Award cull comes ‘with no warning’

Surprise plans that could end government funding for around 1,600 qualifications might hit the job hopes of thousands of struggling learners, it has been claimed.

Graham Hasting-Evans, managing director of the National Open College Network (NOCN) awarding body, said he feared unemployed students could see courses stopped as a result of the plans, which he said had been unexpected.

“When we saw what the Skills Funding Agency was planning to do, and it’s doing it quite quickly, we found that over a year this could affect up to 50,000 people,” he said.

“These are generally learners at the lower credit levels, where qualifications are very much for people who are in difficulties and trying to get into employment or further education — the unemployed, for instance.

“There may well be a good reason for it [ending funding], but it’s never been explained to us. We weren’t aware this was coming.”

The agency revealed, in its New Streamlined Funding System for Adult Skills document, that it would stop paying for certain ‘awards’.

An agency spokesperson said the move was being made as part of a “strategic review of the qualifications offer in consultation with the sector”.

We and our members had no prior warning”

She said: “This will ensure that only those qualifications that are demanded by learners and employers and that meet the highest standards will be supported by public funding.”

Qualifications with credit values of 1, 2, 4, 5, 7, 8, 10 and 11 under the Qualifications and Credit Framework will not be funded from January.

Exceptions, according to agency guidance, were expected to include “very small” English and maths qualifications, as well as “other small qualifications” for students with learning difficulties or disabilities, and “those who are unemployed”.

The move could result in the end of public funding for, FE Week understands, more than 1,600 ‘awards’ — including 27 NOCN courses, such as using employability skills.

We are concerned about the adverse effect it is likely to have on qualifications.”

Mr Hastings–Evans said: “The only action we could take would be to rewrite qualifications so they fit the 3, 6, 9 or 12 brackets, then they’d have to go to Ofqual for approval, and the agency for approval for funding.

“They could find lots of people coming up with new qualifications.”

A spokesperson for the qualifications watchdog Ofqual said it was aware of the changes and had been in talks with the agency.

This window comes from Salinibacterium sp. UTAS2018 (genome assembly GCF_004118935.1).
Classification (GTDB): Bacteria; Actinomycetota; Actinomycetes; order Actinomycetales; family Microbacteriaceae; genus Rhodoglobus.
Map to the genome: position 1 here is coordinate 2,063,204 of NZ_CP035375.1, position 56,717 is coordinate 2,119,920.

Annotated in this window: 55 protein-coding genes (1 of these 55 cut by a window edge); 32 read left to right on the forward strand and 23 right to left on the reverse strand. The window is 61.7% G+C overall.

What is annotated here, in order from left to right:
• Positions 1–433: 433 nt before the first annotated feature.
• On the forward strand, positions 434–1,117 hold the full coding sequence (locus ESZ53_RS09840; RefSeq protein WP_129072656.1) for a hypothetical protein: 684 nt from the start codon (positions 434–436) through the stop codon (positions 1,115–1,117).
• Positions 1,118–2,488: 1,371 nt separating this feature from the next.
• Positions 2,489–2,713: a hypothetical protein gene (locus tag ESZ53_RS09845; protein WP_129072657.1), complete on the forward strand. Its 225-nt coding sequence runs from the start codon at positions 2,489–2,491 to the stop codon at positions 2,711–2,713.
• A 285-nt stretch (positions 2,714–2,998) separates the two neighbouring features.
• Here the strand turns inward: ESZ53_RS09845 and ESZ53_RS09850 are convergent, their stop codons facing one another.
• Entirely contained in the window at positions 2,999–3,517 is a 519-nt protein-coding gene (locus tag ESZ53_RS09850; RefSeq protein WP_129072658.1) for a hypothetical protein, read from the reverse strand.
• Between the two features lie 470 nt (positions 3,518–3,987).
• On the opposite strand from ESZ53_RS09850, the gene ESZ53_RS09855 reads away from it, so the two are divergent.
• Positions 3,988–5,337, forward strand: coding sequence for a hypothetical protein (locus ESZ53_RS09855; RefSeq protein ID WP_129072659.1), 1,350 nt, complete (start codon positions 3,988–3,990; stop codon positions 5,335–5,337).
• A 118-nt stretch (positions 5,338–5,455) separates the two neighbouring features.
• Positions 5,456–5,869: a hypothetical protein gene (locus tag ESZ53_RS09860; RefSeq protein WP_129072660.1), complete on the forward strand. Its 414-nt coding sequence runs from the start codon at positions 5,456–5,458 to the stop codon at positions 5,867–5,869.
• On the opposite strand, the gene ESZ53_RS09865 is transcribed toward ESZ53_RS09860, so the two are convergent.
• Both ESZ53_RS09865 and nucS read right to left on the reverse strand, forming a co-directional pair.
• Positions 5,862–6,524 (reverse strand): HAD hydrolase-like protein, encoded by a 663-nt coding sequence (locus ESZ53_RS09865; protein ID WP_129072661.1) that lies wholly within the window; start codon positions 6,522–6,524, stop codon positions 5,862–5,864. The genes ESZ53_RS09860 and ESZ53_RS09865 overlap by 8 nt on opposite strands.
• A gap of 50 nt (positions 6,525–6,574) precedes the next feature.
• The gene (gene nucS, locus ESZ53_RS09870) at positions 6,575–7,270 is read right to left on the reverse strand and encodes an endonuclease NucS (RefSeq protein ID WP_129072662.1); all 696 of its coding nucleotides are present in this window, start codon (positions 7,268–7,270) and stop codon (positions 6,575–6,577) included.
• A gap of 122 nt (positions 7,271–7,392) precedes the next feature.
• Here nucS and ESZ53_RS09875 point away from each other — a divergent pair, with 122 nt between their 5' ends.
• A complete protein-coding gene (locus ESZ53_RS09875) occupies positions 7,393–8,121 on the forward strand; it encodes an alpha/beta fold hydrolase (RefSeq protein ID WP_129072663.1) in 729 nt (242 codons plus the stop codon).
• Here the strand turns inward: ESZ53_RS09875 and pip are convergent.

“The way qualifications are funded can have an impact on the market, and create particular incentives,”
she said.

“We are alert to this and will take action to make sure that qualifications are fit for purpose and meet the appropriate standards, with credit allocated appropriately.”

The move is the second cull on qualifications in as many months.

The agency was warned in February by the Federation of Awarding Bodies (FAB) that it risked “destabilising the system” with plans to stop paying out for nearly 2,500 qualifications that had little or no uptake.

The latest cull has drawn further criticism from FAB.

Its chief executive, Jill Lanning, said: “We and our members had no prior warning and we have sought clarification from the agency about the rationale for the change.

“We are concerned about the adverse effect it is likely to have on qualifications.”

The agency spokesperson added: “We have set out a process to focus funding in 2013/14 for very short courses on qualifications that are more meaningful.

“Therefore, the qualifications that will be funded have a clear track record of demand from learners and employers.”

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Editorial: A crude and brutal cull

The government could stop funding more than 1,600 qualifications in less than a year from now.

Finding out on page 13 of a Skills Funding Agency funding reform update, you could be forgiven for thinking this was common knowledge.

But it came as a complete surprise to providers and awarding organisations.

No consultation and no warning, it would appear — and a more than questionable rationale.

Why, for example, would removing one credit from a 10-credit qualification make it worthy of continued funding?

It can’t be argued that not enough people do these qualifications as they passed the agency’s volume threshold that was behind a cull two months ago.

Perhaps cynically, I would suggest this is a crude and brutal move driven by a central dictat in the name of simplification.

Yet our Skills Minister has said qualification design should be driven by the needs of learners and employers.

I fail to see how reducing choice and forcing awards to be one of only four credit values, can be good for anyone.

Nick Linford, editor of FE Week